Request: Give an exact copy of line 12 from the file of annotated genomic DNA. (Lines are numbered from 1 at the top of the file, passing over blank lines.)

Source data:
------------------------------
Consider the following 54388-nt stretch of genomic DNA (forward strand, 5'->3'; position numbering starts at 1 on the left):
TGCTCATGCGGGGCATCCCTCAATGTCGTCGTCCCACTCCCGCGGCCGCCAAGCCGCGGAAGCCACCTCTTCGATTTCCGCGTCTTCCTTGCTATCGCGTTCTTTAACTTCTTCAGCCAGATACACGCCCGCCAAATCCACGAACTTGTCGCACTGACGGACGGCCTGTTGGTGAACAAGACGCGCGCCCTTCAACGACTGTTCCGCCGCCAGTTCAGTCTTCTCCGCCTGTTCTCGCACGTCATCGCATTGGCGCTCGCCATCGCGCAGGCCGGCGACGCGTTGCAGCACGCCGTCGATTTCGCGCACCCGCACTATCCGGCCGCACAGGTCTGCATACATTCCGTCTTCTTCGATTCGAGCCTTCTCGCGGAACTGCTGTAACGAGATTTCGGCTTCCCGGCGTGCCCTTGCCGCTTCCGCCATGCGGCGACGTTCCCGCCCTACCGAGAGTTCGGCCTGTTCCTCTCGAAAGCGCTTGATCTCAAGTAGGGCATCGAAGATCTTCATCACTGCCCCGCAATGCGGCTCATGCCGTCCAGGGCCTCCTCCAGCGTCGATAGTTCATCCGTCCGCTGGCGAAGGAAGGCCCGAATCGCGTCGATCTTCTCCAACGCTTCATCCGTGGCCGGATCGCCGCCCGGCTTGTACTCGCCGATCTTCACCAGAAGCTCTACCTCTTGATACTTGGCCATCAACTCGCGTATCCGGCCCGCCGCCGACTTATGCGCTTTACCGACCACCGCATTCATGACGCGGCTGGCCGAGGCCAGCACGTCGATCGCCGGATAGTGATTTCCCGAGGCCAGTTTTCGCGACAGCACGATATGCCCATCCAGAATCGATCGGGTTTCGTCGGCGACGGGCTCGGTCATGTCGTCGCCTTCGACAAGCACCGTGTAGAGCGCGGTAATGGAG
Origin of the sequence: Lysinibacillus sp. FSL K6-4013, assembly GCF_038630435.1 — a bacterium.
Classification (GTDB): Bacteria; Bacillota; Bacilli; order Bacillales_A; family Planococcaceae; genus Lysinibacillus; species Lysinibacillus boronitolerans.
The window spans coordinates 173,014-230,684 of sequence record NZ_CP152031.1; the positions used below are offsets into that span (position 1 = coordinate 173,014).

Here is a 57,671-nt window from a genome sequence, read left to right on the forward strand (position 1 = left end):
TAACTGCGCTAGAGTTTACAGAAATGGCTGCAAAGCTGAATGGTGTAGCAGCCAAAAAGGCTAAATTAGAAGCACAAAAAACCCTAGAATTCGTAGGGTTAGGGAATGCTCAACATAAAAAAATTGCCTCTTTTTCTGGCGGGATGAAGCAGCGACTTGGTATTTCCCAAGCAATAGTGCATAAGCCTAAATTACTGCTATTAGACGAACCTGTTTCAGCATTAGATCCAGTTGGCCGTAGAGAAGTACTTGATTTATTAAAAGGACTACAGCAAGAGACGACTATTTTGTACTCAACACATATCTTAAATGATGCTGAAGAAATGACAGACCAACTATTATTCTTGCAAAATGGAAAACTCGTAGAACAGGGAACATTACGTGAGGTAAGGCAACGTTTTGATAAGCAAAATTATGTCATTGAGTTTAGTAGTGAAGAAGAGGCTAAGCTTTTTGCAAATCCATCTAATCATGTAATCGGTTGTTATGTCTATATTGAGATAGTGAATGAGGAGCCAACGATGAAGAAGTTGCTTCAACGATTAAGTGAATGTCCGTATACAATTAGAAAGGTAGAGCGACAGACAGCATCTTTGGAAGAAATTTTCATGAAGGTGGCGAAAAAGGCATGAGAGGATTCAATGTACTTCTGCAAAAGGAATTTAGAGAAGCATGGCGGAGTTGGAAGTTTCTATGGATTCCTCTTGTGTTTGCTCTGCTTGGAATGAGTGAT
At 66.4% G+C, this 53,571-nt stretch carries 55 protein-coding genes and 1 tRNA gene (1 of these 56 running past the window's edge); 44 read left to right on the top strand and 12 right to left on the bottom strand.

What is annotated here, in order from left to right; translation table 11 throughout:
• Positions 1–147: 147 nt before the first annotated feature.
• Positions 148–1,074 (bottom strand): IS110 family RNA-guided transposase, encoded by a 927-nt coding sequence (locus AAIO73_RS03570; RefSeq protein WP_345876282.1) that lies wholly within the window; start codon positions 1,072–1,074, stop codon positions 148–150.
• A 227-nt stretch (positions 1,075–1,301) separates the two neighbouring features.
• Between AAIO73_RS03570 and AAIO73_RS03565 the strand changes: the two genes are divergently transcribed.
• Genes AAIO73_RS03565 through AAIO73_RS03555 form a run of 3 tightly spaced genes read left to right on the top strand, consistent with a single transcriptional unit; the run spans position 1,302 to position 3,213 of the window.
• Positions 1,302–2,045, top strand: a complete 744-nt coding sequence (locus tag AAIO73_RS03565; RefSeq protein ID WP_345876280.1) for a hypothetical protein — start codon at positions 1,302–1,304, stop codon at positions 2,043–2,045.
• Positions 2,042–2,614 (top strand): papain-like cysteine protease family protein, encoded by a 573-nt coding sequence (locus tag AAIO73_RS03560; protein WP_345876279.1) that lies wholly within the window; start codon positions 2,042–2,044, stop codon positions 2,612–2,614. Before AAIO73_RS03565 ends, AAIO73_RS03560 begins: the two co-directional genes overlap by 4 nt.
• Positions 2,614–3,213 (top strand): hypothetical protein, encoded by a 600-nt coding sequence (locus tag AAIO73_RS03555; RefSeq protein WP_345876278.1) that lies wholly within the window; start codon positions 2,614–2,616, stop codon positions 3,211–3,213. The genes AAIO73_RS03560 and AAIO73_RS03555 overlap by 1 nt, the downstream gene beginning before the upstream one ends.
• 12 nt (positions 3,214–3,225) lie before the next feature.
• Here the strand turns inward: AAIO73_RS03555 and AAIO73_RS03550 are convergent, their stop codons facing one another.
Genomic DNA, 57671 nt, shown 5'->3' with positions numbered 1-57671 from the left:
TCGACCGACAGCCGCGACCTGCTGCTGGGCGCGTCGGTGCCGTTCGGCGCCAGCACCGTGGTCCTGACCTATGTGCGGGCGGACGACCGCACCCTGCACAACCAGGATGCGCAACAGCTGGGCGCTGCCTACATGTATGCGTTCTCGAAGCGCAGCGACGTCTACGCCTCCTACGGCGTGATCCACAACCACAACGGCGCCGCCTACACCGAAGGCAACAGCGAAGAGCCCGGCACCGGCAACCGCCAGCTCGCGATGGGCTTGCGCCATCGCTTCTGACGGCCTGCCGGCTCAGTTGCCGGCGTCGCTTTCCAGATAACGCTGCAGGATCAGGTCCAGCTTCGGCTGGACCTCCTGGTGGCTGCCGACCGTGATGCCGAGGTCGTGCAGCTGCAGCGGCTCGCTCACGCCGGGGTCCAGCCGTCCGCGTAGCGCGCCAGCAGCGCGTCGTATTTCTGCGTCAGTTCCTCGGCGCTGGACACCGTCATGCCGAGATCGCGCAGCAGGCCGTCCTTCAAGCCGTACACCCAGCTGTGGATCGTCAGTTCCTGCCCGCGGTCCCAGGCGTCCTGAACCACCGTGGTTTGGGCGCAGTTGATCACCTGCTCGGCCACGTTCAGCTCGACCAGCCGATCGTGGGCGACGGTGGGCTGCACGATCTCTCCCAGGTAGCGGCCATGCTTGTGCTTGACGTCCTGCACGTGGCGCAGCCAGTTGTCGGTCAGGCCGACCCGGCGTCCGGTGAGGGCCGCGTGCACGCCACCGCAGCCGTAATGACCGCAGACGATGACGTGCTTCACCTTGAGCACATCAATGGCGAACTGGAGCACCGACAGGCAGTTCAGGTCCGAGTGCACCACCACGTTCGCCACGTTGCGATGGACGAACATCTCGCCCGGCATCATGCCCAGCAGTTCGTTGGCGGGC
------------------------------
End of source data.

• A 227-nt stretch (positions 1,075–1,301) separates the two neighbouring features.